The Swedish artist Jonas Lund’s project, a fully functioning office “tasked with reversing Brexit”, was hijacked by Leave Means Leave last week, as the pro-Brexit campaign group took to Twitter to try and shut down the performance.
Part-satire, part-serious proposition, Lund’s Operation Earnest Voice, which saw 12 paid “employees” including meme makers and social media managers run the open-plan office for four days at the Photographers’ Gallery in London, closed on Sunday. The project could not have been more timely, with the vote on Prime Minster Theresa May’s Brexit deal taking place today (15 January).
On 9 January, before the project had even begun, Leave Means Leave called for the gallery to be stripped of its charitable status and future funding from the Arts Council England be withheld, claiming the installation amounted to “blatant political campaigning”, as first reported in Arts Professional.
In a statement, the gallery said it had followed guidelines from the Charity Commission, consulted with Arts Council England, as well as taken legal advice “to ensure that the project complied with all appropriate regulations especially with regard to publicly funded, charitable institutions”. As a result, it “would not adjust or shut down the project”.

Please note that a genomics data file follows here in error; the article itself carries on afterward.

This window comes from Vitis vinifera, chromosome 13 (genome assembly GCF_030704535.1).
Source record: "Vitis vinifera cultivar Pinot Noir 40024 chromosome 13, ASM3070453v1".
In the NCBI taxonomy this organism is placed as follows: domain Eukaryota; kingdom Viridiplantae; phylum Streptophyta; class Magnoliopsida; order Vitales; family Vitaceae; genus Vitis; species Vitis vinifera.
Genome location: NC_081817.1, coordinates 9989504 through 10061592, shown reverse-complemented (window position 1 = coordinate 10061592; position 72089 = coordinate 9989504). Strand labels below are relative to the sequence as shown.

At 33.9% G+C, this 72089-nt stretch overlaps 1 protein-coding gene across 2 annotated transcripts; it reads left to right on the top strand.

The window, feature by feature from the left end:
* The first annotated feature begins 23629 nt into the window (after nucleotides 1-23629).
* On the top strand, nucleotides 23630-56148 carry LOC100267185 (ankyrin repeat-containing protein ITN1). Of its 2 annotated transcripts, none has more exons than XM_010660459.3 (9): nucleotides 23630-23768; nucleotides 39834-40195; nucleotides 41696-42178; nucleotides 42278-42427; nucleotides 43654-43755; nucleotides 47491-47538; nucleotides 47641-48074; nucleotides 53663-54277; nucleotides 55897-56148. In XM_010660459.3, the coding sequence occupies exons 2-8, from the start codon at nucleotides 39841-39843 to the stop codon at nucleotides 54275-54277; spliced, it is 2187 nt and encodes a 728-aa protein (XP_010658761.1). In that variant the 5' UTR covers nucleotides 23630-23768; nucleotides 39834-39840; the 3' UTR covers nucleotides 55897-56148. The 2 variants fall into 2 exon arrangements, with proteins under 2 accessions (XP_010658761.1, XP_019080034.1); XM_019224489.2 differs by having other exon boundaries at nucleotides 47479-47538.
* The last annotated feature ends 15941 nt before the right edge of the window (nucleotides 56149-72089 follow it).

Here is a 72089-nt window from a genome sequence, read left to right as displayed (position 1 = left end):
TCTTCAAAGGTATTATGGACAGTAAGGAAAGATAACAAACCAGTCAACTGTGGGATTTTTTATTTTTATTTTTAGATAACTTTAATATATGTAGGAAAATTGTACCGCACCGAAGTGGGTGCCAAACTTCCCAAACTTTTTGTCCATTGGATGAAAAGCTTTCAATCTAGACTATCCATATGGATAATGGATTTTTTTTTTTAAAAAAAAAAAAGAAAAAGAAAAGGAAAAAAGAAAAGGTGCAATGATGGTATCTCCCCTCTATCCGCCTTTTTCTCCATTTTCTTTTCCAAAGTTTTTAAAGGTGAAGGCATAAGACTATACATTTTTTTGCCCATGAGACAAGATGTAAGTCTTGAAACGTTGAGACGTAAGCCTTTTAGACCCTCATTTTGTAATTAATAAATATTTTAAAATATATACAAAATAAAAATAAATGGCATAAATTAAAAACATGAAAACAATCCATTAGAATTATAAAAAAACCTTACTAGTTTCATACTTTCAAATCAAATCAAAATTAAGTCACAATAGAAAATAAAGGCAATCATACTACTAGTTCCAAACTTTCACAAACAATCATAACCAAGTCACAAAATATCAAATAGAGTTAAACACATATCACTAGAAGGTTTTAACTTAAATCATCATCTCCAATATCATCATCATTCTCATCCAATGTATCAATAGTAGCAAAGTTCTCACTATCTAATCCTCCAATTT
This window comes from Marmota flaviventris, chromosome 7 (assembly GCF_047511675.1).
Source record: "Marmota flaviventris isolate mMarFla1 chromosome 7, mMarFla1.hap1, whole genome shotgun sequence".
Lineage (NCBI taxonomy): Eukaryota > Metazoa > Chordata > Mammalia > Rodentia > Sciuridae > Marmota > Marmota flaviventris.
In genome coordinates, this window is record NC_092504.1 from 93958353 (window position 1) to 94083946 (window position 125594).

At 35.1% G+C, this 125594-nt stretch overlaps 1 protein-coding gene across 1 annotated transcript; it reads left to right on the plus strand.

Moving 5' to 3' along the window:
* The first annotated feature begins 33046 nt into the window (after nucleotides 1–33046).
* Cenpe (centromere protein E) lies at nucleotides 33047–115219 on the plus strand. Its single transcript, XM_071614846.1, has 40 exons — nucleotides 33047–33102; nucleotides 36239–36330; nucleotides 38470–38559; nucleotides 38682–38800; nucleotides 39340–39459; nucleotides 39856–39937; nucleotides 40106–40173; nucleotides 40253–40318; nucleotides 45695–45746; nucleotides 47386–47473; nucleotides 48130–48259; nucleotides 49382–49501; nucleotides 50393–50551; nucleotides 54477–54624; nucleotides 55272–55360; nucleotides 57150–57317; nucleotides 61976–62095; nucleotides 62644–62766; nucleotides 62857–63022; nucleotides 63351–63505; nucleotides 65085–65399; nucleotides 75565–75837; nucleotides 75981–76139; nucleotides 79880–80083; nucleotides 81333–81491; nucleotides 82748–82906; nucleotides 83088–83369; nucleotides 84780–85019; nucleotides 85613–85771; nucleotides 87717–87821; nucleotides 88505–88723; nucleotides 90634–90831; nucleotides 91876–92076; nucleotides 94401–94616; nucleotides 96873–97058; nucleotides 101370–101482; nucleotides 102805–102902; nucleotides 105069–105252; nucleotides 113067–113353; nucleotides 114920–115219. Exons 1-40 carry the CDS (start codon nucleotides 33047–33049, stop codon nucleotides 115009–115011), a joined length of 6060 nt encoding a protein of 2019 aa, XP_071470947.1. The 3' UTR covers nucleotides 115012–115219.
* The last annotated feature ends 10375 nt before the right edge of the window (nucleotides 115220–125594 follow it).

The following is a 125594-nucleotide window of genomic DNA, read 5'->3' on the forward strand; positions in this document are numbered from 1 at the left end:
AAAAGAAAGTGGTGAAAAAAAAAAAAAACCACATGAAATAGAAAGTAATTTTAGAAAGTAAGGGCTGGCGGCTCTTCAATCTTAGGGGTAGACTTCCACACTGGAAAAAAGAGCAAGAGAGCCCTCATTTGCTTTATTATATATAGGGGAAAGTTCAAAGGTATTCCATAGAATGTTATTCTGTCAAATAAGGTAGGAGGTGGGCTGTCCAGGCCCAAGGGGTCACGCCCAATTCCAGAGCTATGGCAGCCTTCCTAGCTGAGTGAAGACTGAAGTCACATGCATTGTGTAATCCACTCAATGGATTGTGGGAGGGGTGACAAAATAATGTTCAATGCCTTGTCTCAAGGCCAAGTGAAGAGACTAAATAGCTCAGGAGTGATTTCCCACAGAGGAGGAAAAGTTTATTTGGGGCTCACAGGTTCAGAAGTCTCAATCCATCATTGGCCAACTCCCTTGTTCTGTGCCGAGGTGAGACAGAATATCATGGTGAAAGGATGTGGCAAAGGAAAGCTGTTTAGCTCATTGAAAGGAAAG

Describing Brexit as “one of the biggest political blunders” of our era, Lund–whose plans to move to London could be stymied by the referendum–said the aim of his project was “not to preach”. The goal, he said, was to produce content–via Facebook or fake news websites, for example–and test it. “I don’t have a message. For me, it would be enough if just one person became better informed about the tools used to manipulate us,” he said.
Lund believes regulation of Facebook and other social media sites needs to be improved. “Social media tools supposedly have no bias, but there are certain consequences if you surrender all personal information to Facebook,” he said. “The use of targeted ads and companies like Cambridge Analytica have manufactured consent.”
Although Brexit was a highly topical catalyst for the project, its wider aim “was to expose and explore online manipulation tactics used widely by propaganda offices”, according to the gallery.
Indeed, Barack Obama’s use of the internet in his 2008 US presidential campaign is considered a turning point in modern politics. Alan Mozes, a photographer on Obama’s 2012 campaign and Hillary Clinton’s 2016 bid—and an employee on Lund’s project—recalled how liberals praised Obama’s use of technology and social media at the time. “We have to be honest that this conversation goes both ways. Social media is not evil per se, it can be used for good and bad,” he said.
Katrina Sluis, the senior curator of digital programmes at the Photographer’s Gallery, points out that photography has a long history as a medium for influencing politics. “It’s entirely appropriate that the Photographers’ Gallery look at not only the content of public images, but also the way they mobilise through online platforms,” she said.